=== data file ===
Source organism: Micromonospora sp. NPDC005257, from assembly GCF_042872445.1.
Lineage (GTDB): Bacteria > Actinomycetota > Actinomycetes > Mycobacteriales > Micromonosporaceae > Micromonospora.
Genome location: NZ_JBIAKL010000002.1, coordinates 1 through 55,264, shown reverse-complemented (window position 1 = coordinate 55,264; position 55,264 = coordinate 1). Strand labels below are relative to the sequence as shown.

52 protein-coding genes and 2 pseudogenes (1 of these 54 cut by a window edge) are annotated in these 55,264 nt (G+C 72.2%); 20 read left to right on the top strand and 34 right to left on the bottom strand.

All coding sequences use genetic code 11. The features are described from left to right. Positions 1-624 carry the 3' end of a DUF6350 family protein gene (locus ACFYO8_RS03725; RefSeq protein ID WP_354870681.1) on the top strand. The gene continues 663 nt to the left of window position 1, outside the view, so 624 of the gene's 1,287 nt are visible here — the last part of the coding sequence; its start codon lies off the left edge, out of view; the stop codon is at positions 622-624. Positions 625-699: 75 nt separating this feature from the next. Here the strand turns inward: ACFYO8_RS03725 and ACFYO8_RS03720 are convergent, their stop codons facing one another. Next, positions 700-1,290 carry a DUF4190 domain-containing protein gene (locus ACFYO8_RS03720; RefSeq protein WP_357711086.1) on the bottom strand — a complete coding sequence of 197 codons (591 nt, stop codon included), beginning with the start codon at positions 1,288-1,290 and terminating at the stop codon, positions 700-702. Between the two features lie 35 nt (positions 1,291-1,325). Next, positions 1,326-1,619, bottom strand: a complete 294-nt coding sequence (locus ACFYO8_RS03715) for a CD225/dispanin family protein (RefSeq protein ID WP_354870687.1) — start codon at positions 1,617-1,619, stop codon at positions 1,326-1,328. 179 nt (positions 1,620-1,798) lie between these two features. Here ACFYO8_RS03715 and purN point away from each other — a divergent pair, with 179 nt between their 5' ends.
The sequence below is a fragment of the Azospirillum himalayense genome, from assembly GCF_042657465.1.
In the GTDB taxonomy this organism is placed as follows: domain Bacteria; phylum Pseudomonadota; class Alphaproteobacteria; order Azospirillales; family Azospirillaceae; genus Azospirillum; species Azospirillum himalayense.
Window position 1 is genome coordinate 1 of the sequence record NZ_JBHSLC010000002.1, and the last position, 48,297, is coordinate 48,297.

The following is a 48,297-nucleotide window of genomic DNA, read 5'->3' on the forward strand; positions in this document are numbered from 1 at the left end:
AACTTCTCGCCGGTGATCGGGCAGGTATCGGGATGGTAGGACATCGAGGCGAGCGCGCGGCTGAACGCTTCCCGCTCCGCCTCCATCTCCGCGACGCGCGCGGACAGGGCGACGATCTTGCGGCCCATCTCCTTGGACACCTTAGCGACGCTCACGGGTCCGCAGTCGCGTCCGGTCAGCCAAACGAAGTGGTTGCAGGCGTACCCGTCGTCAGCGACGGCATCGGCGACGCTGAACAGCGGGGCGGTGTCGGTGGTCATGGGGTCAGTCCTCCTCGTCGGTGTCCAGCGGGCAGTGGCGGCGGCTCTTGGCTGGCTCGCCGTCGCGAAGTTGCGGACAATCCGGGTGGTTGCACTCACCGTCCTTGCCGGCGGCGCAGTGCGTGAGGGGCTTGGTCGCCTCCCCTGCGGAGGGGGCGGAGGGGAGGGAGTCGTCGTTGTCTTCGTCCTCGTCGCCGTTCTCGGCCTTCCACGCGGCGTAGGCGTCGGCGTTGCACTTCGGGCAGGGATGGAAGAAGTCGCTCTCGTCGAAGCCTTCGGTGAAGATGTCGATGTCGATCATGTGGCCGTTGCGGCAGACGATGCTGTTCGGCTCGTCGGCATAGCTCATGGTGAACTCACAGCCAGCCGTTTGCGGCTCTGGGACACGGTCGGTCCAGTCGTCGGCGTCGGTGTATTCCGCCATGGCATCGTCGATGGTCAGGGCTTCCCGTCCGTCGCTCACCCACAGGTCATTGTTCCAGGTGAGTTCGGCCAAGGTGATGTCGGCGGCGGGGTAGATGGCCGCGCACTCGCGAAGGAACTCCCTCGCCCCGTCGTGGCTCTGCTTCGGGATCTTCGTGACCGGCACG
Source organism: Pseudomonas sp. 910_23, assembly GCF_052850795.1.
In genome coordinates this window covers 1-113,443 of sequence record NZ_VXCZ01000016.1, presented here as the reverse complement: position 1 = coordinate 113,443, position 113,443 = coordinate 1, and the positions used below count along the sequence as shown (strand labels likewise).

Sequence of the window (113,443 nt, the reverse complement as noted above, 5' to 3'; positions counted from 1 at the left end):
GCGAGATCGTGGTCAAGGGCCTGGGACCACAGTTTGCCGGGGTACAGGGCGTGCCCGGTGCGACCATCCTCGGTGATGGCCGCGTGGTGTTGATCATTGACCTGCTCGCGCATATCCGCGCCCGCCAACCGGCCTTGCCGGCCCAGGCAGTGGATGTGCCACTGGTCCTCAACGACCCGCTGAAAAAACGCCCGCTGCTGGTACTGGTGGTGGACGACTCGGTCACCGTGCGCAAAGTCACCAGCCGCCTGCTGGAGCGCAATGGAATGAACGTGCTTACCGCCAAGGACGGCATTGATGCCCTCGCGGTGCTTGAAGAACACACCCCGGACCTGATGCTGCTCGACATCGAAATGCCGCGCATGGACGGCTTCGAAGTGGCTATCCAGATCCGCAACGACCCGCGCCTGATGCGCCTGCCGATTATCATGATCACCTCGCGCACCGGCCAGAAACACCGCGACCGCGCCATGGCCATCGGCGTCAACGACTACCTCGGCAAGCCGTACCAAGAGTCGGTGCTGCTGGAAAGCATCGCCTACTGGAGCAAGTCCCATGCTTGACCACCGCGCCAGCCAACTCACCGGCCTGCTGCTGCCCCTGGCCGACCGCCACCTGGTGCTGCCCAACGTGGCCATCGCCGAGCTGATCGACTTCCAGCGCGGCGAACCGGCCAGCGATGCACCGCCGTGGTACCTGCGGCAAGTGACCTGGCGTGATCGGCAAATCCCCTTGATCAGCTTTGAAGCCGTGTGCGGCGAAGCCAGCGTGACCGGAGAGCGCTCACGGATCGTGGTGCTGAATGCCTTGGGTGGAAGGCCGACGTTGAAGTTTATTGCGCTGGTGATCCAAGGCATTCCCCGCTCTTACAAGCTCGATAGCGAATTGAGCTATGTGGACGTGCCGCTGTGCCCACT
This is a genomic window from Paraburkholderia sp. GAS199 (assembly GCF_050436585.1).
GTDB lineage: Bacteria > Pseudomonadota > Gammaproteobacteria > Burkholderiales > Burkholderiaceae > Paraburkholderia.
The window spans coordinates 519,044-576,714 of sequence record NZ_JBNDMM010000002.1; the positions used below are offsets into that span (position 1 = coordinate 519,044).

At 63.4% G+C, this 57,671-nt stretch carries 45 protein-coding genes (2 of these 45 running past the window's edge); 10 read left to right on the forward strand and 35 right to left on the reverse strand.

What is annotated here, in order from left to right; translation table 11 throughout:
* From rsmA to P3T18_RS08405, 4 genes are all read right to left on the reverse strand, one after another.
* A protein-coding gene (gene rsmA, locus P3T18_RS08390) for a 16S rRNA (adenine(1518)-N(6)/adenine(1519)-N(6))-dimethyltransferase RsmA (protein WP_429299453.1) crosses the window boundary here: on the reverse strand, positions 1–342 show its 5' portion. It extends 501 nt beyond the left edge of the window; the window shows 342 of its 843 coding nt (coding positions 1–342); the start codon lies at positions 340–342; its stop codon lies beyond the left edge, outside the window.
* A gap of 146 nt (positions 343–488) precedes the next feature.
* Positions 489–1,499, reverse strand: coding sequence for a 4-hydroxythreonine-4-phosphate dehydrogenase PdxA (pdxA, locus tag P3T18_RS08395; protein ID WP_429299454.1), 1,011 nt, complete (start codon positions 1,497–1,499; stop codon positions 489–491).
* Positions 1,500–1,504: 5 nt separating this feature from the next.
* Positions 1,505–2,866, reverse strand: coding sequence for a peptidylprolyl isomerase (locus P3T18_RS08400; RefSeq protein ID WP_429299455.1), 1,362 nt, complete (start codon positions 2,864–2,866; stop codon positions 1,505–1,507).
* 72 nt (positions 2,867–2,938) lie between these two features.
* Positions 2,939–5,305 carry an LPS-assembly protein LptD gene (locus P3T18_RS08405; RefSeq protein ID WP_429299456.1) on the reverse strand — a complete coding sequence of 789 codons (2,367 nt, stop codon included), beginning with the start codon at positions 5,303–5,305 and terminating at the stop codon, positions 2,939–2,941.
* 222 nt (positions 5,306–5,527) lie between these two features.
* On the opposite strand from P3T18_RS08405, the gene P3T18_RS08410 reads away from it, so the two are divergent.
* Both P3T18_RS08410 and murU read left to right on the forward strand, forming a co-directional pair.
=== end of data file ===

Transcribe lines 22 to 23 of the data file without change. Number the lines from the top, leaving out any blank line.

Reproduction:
* A gap of 146 nt (positions 343–488) precedes the next feature.
* Positions 489–1,499, reverse strand: coding sequence for a 4-hydroxythreonine-4-phosphate dehydrogenase PdxA (pdxA, locus tag P3T18_RS08395; protein ID WP_429299454.1), 1,011 nt, complete (start codon positions 1,497–1,499; stop codon positions 489–491).